This website is dedicated to a London School of Economics and Political Science funded project entitled ‘Race in the Academy’. This project was completed in 2016 and is an exploration into experiences of race at the LSE and barriers to creating a more inclusive organisation. Particularly we examine why the LSE does not attract or retain black and ethnic minority academic staff, as well as the experiences of black and ethnic minority PhD students. According to the Equity, Diversity and Inclusion Office at LSE, the number of Black professors at LSE has remained at only 1 between 2011 - 2016. In contrast, the number of White professors has risen from 157 in 2012 to 214 in 2016.
The project also involved the practice of photovoice with the support of Shosei Kessi. Photovoice visually documented the experiences of black and ethnic minority PhD students at the LSE.
Caroline Howarth is visiting fellow in DPBS at LSE. Growing up in the cultural diverse contexts of Fiji, Papua New Guinea and Australia and witnessing the psychological impact of racism through teaching in apartheid South Africa, has shaped her commitment to social justice through social research. In her research she examines the processes of institutionalisation and contestation that work to uphold and subvert racism in school and community contexts, as well as exploring everyday knowledge about multiculturalism, nationalism and processes of inclusion, exclusion and resistance.
Akile Ahmet is currently the head of Inclusive Education at LSE. In 2016 she was a research officer at the LSE in the DPBS. Her research focused on race, ethnicity, age and education. Her doctoral research focused on mixed race masculinities and experiences of ‘home’. Since completing her PhD Akile has worked on a number of research projects which have focused on race and ethnicity. In 2009 she worked alongside a team of researchers at Goldsmiths, University of London examining ‘Diversity and Progression of Social Work Students’, she then went onto help develop a series of online ‘toolkits‘ from this project. In 2011 she joined the College of Health and Life Sciences working alongside Christina Victor on a project entitled ‘Care and Caring Amongst Ethnic Minority Older People’. She has worked on a knowledge transfer program from this project and increasing impact and has completed an ESRC seminar series on ‘Ageing and Ethnicity’. She has published a report alongside Christina and Omar Khan (The Runnymede Trust) for the Joseph Rowntree Foundation on ‘caring and earning’.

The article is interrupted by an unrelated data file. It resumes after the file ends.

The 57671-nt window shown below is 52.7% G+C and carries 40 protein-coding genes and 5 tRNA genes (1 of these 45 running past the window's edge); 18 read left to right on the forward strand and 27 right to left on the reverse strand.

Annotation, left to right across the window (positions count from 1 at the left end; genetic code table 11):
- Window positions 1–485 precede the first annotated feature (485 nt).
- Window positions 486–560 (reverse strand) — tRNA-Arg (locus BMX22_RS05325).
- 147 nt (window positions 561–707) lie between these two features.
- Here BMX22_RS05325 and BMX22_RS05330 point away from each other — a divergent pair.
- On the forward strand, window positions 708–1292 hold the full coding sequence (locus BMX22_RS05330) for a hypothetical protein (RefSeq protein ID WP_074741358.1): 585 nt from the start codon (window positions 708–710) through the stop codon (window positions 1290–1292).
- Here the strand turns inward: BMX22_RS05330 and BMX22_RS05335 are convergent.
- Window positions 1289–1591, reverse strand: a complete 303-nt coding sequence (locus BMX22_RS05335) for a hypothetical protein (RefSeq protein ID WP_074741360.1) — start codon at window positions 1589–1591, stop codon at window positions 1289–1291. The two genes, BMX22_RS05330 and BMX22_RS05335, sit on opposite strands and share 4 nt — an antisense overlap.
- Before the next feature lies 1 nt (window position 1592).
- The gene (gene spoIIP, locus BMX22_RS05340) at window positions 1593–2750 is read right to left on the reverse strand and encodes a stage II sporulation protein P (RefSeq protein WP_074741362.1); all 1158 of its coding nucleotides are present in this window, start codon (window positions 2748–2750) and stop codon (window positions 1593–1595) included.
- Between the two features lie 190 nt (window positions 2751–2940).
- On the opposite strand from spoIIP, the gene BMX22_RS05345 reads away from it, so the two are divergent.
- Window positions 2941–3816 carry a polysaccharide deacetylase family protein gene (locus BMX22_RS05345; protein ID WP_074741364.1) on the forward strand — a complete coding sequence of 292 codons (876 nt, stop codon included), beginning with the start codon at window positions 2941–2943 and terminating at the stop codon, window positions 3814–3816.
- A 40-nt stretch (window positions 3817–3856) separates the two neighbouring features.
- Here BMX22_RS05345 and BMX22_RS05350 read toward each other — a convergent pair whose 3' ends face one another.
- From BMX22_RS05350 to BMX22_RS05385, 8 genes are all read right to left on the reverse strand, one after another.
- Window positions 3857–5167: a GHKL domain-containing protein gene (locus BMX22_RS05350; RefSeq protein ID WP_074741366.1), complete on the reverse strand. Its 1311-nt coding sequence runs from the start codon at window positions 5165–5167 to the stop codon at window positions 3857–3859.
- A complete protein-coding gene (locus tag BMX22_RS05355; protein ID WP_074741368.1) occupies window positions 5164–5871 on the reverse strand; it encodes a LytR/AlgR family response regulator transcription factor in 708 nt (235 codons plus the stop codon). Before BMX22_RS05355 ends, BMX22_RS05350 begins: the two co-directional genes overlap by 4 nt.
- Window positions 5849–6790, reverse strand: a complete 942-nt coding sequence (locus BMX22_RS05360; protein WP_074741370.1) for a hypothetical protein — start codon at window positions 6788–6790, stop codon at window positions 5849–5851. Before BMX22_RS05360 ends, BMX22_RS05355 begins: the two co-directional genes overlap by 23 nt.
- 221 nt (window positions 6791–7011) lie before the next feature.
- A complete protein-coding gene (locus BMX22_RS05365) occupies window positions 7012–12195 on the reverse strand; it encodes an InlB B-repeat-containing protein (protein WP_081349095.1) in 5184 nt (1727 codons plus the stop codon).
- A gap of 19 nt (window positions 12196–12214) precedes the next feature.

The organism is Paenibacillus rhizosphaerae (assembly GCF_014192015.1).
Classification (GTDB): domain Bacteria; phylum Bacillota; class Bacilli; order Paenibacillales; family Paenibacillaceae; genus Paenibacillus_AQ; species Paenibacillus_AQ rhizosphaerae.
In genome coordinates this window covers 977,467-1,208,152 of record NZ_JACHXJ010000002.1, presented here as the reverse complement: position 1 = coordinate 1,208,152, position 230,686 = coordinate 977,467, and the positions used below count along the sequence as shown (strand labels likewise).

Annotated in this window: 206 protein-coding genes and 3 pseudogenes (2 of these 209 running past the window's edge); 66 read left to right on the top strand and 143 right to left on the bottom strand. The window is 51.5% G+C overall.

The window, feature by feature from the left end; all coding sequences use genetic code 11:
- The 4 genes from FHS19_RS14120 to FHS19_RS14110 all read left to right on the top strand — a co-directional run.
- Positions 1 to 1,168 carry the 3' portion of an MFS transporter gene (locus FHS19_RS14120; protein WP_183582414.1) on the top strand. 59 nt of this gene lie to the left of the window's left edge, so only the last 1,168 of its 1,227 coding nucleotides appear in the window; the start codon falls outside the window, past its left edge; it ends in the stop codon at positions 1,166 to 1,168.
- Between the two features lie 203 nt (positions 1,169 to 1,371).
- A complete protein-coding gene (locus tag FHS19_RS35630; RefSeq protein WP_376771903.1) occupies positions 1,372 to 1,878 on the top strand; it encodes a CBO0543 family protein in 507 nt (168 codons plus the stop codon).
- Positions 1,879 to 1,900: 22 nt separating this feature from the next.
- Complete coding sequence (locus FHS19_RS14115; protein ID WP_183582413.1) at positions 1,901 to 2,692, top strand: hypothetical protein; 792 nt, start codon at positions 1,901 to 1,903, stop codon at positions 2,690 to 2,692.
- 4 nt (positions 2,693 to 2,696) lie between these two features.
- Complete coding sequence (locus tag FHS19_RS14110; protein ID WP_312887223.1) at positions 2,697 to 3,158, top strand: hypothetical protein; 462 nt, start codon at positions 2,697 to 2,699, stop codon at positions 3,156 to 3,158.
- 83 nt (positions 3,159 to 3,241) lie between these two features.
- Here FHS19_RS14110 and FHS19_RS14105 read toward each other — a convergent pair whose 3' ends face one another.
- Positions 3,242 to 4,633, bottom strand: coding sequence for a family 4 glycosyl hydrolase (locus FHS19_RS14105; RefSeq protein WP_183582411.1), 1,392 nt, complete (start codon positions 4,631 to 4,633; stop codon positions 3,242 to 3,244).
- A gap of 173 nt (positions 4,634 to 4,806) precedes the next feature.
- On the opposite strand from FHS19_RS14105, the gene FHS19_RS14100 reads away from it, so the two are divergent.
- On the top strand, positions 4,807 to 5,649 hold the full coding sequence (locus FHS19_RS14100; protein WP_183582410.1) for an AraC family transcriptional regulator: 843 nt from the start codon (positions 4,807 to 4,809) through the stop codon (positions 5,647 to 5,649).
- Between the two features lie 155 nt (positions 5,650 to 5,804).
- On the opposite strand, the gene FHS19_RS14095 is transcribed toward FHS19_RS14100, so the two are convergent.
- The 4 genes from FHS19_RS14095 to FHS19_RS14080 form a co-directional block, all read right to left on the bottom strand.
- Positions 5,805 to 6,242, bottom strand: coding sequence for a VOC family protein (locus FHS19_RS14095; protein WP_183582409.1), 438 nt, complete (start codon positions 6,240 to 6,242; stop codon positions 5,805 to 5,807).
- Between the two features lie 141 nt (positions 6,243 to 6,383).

For further information about the project or if you have any questions or queries, please contact Dr Caroline Howarth at email@example.com.